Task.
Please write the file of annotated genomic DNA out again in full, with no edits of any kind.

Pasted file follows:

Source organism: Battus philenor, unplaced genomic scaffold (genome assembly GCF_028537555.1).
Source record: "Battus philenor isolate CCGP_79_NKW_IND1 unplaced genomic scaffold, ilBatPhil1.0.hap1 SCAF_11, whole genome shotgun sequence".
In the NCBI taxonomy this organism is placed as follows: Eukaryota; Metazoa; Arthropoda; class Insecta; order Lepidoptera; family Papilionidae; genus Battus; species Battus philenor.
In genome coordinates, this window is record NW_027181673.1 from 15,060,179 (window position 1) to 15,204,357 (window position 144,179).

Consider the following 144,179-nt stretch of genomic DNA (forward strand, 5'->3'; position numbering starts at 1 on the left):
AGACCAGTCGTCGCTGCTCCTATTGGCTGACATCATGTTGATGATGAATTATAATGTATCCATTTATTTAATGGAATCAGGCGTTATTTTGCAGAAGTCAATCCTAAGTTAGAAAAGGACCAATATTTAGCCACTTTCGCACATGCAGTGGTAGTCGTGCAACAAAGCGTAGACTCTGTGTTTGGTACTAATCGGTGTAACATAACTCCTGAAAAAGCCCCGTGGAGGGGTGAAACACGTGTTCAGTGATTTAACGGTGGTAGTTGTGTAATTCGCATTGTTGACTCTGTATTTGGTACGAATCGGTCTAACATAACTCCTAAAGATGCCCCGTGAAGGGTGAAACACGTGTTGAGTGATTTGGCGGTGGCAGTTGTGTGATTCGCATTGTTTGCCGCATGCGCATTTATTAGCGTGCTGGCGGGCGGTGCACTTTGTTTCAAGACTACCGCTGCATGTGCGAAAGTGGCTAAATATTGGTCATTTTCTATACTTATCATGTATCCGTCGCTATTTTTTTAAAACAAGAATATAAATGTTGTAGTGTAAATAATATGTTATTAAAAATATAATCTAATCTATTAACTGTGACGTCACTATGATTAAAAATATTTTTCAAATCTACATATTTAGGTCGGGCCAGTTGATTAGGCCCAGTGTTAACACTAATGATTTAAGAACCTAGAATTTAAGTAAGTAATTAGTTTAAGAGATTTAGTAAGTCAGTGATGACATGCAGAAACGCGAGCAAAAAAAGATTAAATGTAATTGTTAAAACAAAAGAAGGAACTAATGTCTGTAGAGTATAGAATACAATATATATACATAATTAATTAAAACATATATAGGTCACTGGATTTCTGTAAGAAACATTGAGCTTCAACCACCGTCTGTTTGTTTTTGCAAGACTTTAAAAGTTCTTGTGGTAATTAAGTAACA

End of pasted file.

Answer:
Source organism: Battus philenor, unplaced genomic scaffold (genome assembly GCF_028537555.1).
Source record: "Battus philenor isolate CCGP_79_NKW_IND1 unplaced genomic scaffold, ilBatPhil1.0.hap1 SCAF_11, whole genome shotgun sequence".
In the NCBI taxonomy this organism is placed as follows: Eukaryota; Metazoa; Arthropoda; class Insecta; order Lepidoptera; family Papilionidae; genus Battus; species Battus philenor.
In genome coordinates, this window is record NW_027181673.1 from 15,060,179 (window position 1) to 15,204,357 (window position 144,179).

Consider the following 144,179-nt stretch of genomic DNA (forward strand, 5'->3'; position numbering starts at 1 on the left):
AGACCAGTCGTCGCTGCTCCTATTGGCTGACATCATGTTGATGATGAATTATAATGTATCCATTTATTTAATGGAATCAGGCGTTATTTTGCAGAAGTCAATCCTAAGTTAGAAAAGGACCAATATTTAGCCACTTTCGCACATGCAGTGGTAGTCGTGCAACAAAGCGTAGACTCTGTGTTTGGTACTAATCGGTGTAACATAACTCCTGAAAAAGCCCCGTGGAGGGGTGAAACACGTGTTCAGTGATTTAACGGTGGTAGTTGTGTAATTCGCATTGTTGACTCTGTATTTGGTACGAATCGGTCTAACATAACTCCTAAAGATGCCCCGTGAAGGGTGAAACACGTGTTGAGTGATTTGGCGGTGGCAGTTGTGTGATTCGCATTGTTTGCCGCATGCGCATTTATTAGCGTGCTGGCGGGCGGTGCACTTTGTTTCAAGACTACCGCTGCATGTGCGAAAGTGGCTAAATATTGGTCATTTTCTATACTTATCATGTATCCGTCGCTATTTTTTTAAAACAAGAATATAAATGTTGTAGTGTAAATAATATGTTATTAAAAATATAATCTAATCTATTAACTGTGACGTCACTATGATTAAAAATATTTTTCAAATCTACATATTTAGGTCGGGCCAGTTGATTAGGCCCAGTGTTAACACTAATGATTTAAGAACCTAGAATTTAAGTAAGTAATTAGTTTAAGAGATTTAGTAAGTCAGTGATGACATGCAGAAACGCGAGCAAAAAAAGATTAAATGTAATTGTTAAAACAAAAGAAGGAACTAATGTCTGTAGAGTATAGAATACAATATATATACATAATTAATTAAAACATATATAGGTCACTGGATTTCTGTAAGAAACATTGAGCTTCAACCACCGTCTGTTTGTTTTTGCAAGACTTTAAAAGTTCTTGTGGTAATTAAGTAACA